Surveillance Technology Tracks Crimes in Real Time

Surveillance Technology Tracks Crimes in Real Time

While I’m not sure if Americans have gotten more comfortable or just more tolerable with traditional surveillance cameras being deployed throughout cities, here comes a new generation that is so powerful it can track every vehicle and person for several hours at a time across an area that is about the size as a small city. This allows police, businesses and private individuals to watch and monitor a specific person’s movements throughout the space. The kicker? The cameras are airborne.

Ross McNutt, president of Persistent Surveillance Systems (the Dayton, Ohio company that designed this system) and a retired Air Force officer, who assisted the military in designing a similar system for surveillance in the skies above the city of Fallujah, Iraq, hopes to convince others that mounting cameras on fixed-wing aircraft can provide more useful data than police helicopters and for less money. In fact, $1,500 to $2,000 per hour covers the use of 12 commercial Canon cameras mounted in an array, flight time, operation of a command center and analysts’ time for assisting with investigations.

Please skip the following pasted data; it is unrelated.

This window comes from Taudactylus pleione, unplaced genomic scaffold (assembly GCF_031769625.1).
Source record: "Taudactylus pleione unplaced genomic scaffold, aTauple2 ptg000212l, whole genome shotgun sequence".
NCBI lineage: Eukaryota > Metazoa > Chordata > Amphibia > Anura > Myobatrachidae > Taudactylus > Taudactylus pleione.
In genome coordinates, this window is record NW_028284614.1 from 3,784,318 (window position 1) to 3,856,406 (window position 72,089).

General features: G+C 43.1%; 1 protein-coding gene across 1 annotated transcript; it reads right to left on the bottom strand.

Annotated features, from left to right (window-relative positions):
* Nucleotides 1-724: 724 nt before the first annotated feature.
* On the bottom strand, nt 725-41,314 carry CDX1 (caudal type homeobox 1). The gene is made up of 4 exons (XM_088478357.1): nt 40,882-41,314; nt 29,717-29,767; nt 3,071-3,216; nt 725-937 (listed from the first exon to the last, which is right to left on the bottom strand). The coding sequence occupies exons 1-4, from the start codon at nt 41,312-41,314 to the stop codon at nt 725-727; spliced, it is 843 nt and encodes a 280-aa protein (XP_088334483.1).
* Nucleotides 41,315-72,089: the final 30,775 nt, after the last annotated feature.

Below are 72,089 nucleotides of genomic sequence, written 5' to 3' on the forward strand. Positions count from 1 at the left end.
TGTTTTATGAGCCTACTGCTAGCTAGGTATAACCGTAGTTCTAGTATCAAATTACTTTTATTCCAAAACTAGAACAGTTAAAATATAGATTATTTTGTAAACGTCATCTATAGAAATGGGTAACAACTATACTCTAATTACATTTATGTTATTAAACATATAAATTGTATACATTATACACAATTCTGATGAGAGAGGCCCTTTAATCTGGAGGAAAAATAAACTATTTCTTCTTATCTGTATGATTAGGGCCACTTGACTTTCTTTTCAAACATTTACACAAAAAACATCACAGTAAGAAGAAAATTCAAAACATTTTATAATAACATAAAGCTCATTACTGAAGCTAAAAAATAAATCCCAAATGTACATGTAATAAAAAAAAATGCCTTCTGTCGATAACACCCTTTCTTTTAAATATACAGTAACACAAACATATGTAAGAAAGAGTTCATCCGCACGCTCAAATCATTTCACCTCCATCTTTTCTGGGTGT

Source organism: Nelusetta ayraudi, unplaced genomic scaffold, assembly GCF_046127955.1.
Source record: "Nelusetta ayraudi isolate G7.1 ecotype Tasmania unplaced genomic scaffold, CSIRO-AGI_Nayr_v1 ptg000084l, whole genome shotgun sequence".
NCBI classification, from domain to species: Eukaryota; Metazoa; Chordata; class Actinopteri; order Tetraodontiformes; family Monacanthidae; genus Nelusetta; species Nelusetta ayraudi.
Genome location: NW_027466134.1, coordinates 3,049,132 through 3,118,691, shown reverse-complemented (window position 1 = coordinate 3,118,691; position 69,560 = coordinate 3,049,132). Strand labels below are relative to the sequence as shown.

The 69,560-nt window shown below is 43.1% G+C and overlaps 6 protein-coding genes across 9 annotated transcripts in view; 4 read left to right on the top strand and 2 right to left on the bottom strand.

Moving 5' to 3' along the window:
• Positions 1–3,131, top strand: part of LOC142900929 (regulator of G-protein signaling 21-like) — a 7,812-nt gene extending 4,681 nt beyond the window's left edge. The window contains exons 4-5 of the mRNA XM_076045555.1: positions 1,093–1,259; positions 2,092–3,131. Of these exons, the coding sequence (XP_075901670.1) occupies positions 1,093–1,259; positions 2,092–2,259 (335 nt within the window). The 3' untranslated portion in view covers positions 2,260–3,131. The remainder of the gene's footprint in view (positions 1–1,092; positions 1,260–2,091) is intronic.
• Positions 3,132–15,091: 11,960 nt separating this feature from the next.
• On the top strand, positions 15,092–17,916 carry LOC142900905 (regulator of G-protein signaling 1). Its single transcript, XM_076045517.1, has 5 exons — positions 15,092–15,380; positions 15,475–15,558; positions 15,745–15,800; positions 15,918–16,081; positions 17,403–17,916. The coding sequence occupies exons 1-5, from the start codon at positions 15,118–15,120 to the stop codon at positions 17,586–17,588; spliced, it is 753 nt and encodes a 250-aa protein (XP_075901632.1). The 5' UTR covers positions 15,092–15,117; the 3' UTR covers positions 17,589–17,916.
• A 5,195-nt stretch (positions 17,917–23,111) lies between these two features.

Besides seeing drops in crime with the use of this surveillance technology, McNutt has identified some other positive side effects:

  • Rising property values,
  • Better schools,
  • Increased development, and
  • Lower incarceration rates over time as this type of surveillance helps deter people from committing crimes.

Of course this brings up the concern of civil liberties and if people’s privacy is being invaded illegally. But, if you look at it from the perspective of Persistence Surveillance Systems, it is possible to track crime in real-time, as it occurs, which would in theory provide a safer environment for all. And, to address all those with privacy concerns, McNutt consulted and sought advice from the American Civil Liberties Union in drafting a privacy policy. This policy includes how long data can be kept, when images can be accessed and who can see them, noting that police officers are only supposed to access the data after a crime has been reported.

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